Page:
Nigerians do not need to travel abroad to acquire essential knowledge about designing, developing, and operating satellite systems. This is because, beyond CSTD’s regular in-house training, some of its engineers and scientists are visiting lecturers at various universities, particularly at the Institute of Space Science and Engineering (ISSE), Abuja.  

Given the above, the Director of CSTD is optimistic that in the next 10 years, Nigeria will have excess human capacity, and perhaps infrastructural capabilities for the development of satellites locally.

This optimistic vision can become a reality considering the laudable achievements of CSTD’s engineers and scientists who participated in the development, launch and operation of Nigeriasat-1, NigeriaSat-2, NigeriaSat-X, and NigcomSat-1.

Furthermore, CSTD’s engineers and scientists solely designed, integrated and tested NigeriaSat-X while using the facility of SSTL. However, for these highly motivated and innovative engineers and scientists to replicate that technoscientific marvel in Nigeria, they would need a functional clean room.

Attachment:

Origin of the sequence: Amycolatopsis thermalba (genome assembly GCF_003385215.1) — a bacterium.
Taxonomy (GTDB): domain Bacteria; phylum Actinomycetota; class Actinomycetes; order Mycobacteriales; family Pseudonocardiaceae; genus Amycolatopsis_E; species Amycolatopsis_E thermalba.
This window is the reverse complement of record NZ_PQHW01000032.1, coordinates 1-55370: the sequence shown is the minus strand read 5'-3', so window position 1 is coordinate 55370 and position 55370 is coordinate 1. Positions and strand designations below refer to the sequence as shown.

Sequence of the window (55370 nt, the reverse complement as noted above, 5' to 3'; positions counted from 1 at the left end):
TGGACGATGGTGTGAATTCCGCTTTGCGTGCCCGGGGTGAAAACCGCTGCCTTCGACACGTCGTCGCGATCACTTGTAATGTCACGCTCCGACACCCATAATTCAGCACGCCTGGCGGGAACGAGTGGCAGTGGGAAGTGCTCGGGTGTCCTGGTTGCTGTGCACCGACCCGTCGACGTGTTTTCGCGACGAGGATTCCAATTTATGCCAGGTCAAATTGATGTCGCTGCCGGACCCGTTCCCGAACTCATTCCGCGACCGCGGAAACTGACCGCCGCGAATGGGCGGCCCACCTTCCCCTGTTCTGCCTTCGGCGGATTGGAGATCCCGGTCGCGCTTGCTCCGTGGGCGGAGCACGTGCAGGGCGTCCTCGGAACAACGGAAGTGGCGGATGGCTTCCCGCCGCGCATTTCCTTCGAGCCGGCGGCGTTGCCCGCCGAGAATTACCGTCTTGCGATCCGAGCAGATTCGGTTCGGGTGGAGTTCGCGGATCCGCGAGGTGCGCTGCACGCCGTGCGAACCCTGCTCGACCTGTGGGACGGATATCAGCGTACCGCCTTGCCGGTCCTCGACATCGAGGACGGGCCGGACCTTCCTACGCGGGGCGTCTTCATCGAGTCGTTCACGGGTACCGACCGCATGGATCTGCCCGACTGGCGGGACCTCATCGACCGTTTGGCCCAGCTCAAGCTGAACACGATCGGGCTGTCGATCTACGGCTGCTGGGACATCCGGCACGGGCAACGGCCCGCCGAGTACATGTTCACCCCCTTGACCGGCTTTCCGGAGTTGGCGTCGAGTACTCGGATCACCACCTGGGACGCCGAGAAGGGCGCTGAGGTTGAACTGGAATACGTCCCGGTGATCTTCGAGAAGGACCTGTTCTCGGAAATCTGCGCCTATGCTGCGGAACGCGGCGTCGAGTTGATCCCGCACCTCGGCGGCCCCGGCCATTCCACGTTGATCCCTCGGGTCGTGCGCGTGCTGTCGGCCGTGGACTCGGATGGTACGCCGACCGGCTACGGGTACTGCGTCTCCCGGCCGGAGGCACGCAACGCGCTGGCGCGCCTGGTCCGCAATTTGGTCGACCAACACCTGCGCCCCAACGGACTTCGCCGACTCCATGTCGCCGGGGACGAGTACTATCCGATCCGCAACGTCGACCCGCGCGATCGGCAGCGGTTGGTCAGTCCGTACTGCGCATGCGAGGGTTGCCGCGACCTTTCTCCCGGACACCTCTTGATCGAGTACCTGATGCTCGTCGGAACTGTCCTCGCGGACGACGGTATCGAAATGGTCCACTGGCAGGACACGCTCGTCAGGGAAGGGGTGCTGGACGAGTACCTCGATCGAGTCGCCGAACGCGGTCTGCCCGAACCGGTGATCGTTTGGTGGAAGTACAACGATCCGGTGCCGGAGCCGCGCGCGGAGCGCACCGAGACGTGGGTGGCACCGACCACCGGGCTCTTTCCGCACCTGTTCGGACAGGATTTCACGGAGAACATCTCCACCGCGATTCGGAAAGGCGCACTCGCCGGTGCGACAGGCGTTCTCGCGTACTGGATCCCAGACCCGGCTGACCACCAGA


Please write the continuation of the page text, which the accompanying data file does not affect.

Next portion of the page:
Without a clean room, the operations and research activities of CSTD cannot transcend the realm of abstract theory and become tangible products. Clean rooms are sophisticated designed environments that reduce the presence of contaminants, dust, bacteria, and other particles that can have negative impacts on the efficient performance, durability and reliability of satellites.

These controlled environments are important because of the extreme complexity and sensitivity of the various electronic systems of satellites. They are so sensitive that a very tiny particle of dust, hair, or any contaminants can disrupt their operations, which could lead to mission failure.